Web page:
Keir Starmer’s election as Labour leader was for many in the Party and elsewhere a moment of relief.
After years of infighting under Jeremy Corbyn here was a leader who looked and acted like a credible Prime Minister in waiting. Someone who could do the forensic job of holding Boris Johnson and the Government more broadly to account in a way that Mr Corbyn failed to manage.
In many respects the strategy in the first year has worked. The polls have tightened and Labour is back in the game. And yet, despite this, doubts are growing about how well Labour is really doing.
Yes, polling across the country has shown Labour level with the Conservatives or even ahead and Starmer personally has scored more highly than Johnson as a potential Prime Minister. Given the difficulties the Government has faced during the pandemic it would be odd if that was not the case. Now the question is beginning to arise as to whether the Party may have peaked too soon.
With a number of the most recent polls suggesting that the Conservatives are pulling ahead of Labour again, benefitting one suspects from the success of the vaccine roll out, the headaches are beginning to mount for Keir Starmer.
These include Labour’s Marcus Rashford problem. Boris Johnson’s assertion a few weeks ago that Rashford was doing a more effective job of holding the Government to account than the Labour leader was a point scoring jibe that was effective for having an element of truth to it. One recent poll by Ipsos Mori suggests that the public believe that not just Marcus Rashford, but also Piers Morgan and TV and radio journalists are doing a better job of holding the Government to account over its response to the pandemic than Keir Starmer.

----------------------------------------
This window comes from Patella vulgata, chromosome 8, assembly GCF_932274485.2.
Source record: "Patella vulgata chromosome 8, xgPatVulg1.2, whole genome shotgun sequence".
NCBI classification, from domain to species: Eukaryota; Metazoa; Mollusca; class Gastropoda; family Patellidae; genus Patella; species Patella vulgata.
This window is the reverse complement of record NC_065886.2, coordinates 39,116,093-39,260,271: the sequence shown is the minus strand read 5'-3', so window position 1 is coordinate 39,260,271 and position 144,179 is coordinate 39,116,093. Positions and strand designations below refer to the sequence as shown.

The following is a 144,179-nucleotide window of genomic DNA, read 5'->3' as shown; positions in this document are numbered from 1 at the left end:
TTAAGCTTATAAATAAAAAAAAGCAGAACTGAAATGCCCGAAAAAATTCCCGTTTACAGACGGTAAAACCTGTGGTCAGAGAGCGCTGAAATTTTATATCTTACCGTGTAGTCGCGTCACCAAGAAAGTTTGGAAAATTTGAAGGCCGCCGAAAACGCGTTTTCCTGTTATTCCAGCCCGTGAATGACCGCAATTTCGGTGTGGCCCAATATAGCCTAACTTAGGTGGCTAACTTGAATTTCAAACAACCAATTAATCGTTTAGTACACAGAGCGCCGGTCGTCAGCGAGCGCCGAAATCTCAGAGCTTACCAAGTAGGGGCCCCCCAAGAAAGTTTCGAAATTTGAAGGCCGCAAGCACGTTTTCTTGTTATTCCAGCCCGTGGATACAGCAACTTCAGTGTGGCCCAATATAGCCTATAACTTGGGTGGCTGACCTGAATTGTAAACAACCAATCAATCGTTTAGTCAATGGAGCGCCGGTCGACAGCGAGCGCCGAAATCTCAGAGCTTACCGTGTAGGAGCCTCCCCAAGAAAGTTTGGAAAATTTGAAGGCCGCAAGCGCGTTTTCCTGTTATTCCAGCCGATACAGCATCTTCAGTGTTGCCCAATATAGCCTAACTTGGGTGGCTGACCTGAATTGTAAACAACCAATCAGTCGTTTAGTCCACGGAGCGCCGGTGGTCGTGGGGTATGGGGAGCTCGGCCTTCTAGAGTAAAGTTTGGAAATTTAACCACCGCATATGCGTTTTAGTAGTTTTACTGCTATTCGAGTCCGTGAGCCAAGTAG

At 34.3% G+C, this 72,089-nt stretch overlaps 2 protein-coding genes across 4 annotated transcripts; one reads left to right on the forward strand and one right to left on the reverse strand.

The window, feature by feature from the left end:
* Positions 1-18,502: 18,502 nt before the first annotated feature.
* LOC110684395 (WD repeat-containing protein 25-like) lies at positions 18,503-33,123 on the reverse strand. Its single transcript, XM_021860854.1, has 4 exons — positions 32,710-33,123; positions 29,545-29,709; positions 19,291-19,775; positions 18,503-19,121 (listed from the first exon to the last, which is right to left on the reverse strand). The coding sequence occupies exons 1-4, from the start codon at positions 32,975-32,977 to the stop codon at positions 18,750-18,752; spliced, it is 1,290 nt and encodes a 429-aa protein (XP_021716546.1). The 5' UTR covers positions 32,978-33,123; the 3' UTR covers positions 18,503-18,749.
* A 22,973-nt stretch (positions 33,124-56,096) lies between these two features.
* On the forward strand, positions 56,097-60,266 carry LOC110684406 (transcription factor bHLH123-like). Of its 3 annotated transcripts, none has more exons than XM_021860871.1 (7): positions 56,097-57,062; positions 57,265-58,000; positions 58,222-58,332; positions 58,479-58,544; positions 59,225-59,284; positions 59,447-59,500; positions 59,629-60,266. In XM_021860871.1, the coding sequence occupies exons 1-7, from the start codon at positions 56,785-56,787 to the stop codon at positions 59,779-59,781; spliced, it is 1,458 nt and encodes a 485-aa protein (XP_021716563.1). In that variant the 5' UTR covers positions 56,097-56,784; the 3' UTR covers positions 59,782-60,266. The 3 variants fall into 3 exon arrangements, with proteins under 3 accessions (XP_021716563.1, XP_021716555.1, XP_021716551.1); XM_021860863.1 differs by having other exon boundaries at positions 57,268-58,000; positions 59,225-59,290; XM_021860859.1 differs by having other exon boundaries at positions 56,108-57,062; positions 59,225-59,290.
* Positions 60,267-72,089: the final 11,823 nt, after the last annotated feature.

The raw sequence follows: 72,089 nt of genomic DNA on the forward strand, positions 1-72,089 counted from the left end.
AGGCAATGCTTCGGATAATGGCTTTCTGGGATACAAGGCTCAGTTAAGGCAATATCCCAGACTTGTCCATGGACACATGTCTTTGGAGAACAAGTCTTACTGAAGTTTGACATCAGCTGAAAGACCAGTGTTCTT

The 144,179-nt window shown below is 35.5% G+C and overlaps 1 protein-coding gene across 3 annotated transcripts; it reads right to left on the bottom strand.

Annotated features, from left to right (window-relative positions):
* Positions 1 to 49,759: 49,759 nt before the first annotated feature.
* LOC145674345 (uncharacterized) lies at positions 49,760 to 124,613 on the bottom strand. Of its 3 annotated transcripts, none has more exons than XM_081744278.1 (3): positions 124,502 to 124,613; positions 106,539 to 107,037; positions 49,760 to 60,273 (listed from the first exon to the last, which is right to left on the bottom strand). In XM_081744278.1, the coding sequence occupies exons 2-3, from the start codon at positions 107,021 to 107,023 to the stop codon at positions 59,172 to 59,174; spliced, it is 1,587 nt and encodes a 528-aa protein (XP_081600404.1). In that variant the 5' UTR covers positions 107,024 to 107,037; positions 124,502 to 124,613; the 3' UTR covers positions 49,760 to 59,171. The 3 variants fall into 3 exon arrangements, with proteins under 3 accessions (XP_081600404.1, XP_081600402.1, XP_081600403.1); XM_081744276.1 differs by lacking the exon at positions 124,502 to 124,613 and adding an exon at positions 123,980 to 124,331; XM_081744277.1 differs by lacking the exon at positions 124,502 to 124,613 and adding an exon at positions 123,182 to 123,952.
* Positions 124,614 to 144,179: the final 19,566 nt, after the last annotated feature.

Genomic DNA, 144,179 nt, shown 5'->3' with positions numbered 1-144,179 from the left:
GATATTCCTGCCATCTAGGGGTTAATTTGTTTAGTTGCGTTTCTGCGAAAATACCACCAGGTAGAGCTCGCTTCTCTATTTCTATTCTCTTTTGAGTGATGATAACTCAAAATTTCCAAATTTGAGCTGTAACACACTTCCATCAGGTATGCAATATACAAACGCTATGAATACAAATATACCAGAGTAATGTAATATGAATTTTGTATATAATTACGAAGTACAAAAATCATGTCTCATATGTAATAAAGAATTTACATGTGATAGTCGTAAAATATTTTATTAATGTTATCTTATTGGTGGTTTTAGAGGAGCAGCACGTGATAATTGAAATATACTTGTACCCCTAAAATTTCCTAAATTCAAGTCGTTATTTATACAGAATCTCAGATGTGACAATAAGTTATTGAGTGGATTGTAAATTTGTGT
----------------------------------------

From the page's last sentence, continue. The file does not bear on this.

Add to that the EU’s recent headaches over securing sufficient supplies of COVID vaccines being used to vindicate Brexit which Starmer so strongly opposed and the difficulties he faces are clear for all to see.
On one level the dynamics will change as we get closer to an election. Labour will develop its policy offer to the public and voters will get the chance to look more broadly at the full impact of Brexit and the Government’s decisions in response to coronavirus.
But there is something else missing – namely a sense of Labour’s efforts to take on the Conservatives being a team effort.
Although Keir Starmer is doing well personally, can that be said of the rest of the Shadow Cabinet?
Ask many members of the public to identify those in the key positions in Labour’s frontbench team and it is likely a blank would be drawn. Briefings question whether the Shadow Chancellor, Anneliese Dodds, is cutting through in a way that she should be, let alone the Shadow Education Secretary, Kate Green, up against a beleaguered Gavin Williamson.
When one looks back in history to moments where parties have taken the leap from Opposition to Government one of the key characteristics has been the way leaders have developed strong, well known teams around them with whom the leader shares the heavy lifting. In 1997, one thinks of Gordon Brown, Robin Cook and John Prescott the last time Labour went from Opposition to Government.
The brutal reality for Keir Starmer is that unless his top team can start to cut through and make an impression on the public he will need to shuffle his shadow cabinet fairly soon.